There are many job openings at this very moment in our industry; many can be found on IPI’s website.  All of these postings include a long list of skills required for the particular job. This is to be expected, but I believe firmly in the old adage that says, “Hire for attitude, train for skill.” I’ve made good hiring decisions throughout my career by focusing on attitude and less on skill. Often, I have hired a candidate who has nominal parking experience compared to other applicants.

At the very least, hiring decisions should be made based on equal amounts of skill and attitude. This will ensure that you’ve got the best, most capable people on your team.

If my son keeps playing football, he’ll gain the necessary skills to contribute even more on the field. Until then I’m grateful he’s carrying himself like a true champion.

Parking Goes to Summer Camp

Jeff Petry

Many of us are starting to think about summer camps. While child care may be a prime motivator for parents seeking out camp programs, there are often other reasons they are are popular: they provide a new learning experience that promotes social awareness, fosters creativity, and nurtures independence, all under the heading of FUN!

These are also the skill sets we want in our parking teams. We go to trainings, read management books, and work with human resources professionals to encourage employee development and form stronger work groups. When these goals are met, coming to work becomes fun. So why don’t we send our parking staff to summer camp?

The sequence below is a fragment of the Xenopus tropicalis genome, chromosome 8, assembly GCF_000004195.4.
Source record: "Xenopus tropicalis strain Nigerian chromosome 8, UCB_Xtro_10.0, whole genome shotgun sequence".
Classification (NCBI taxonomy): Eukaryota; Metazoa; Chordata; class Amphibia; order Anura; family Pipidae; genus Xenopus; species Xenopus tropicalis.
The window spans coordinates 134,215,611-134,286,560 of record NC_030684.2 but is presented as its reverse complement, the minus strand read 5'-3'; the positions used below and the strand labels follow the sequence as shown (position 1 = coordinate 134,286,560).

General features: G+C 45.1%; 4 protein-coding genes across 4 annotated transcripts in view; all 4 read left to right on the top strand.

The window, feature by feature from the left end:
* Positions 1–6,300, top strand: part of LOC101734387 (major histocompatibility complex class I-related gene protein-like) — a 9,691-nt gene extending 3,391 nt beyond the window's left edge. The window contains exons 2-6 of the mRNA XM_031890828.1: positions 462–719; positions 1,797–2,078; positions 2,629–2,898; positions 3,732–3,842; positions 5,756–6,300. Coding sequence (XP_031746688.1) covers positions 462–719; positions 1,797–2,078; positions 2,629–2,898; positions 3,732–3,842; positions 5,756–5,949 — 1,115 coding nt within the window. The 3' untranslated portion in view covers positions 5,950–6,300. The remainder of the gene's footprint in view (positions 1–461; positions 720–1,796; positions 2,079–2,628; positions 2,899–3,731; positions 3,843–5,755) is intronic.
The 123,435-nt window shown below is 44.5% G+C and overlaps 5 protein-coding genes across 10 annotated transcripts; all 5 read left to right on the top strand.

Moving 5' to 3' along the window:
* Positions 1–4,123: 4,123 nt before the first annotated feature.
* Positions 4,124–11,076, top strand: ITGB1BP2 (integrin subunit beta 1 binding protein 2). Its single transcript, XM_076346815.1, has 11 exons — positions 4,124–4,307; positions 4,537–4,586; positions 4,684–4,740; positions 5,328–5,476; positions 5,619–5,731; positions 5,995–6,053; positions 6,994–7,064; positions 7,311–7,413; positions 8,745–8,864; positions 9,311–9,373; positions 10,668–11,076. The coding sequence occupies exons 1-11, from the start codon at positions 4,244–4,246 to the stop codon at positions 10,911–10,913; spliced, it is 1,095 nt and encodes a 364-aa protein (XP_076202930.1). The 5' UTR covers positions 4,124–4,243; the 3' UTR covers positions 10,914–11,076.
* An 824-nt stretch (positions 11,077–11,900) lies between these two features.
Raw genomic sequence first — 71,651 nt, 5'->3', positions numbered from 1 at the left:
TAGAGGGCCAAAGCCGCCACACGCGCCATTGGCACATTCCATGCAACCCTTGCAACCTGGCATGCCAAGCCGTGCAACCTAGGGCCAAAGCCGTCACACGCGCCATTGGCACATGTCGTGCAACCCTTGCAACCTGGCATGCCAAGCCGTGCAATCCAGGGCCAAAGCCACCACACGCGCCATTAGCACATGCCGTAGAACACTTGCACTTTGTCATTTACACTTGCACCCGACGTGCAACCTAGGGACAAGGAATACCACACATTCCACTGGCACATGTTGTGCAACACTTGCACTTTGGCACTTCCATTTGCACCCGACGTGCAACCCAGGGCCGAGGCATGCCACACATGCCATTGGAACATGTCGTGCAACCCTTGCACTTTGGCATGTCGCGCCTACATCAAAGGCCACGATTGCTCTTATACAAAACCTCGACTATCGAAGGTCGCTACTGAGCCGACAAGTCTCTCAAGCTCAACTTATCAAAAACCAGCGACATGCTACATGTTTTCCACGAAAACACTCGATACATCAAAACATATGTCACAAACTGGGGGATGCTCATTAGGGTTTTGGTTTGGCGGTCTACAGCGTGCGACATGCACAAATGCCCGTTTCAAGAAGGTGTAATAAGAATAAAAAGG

The City of Eugene’s parking staff is going to camp this year! In partnership with the city’s Recreation Division, each parking staff member will pick a camp for one week over the summer months, and attend it as a counselor. They will attend the necessary camp counselor training prior to their week away, and everyone will return with stories to share of what they learned through the experience.

Besides a great week at camp, what do we get out of this? Many of us will stretch our comfort zones by working with kids and in a different environment. We get to immerse ourselves in a creative space to help others learn and foster their learning experiences. And we get to laugh and smile.

What’s in it for the Recreation Division? They get employees who have completed all city-required trainings and understand our organization’s cultures and values. They know how to handle potential conflicts and what it is like work with the public. Recreation staff will get to work with our employees, who will bring their own values, influences, humor, and camp energy to create a unique camp experience for every child (Can you imagine a child receiving a ticket for parking at the bottom of the slide?). Plus, recreation staff are excellent at seeing the positive in all things, even parking officers at summer camp!

What both programs get is a unique opportunity to cross over the organizational chart and intersperse two unlikely work groups in a new way that builds networks and refreshes the work spirit.

I am thinking about choosing Magicians of Everyday Magic for my camp. What would you choose?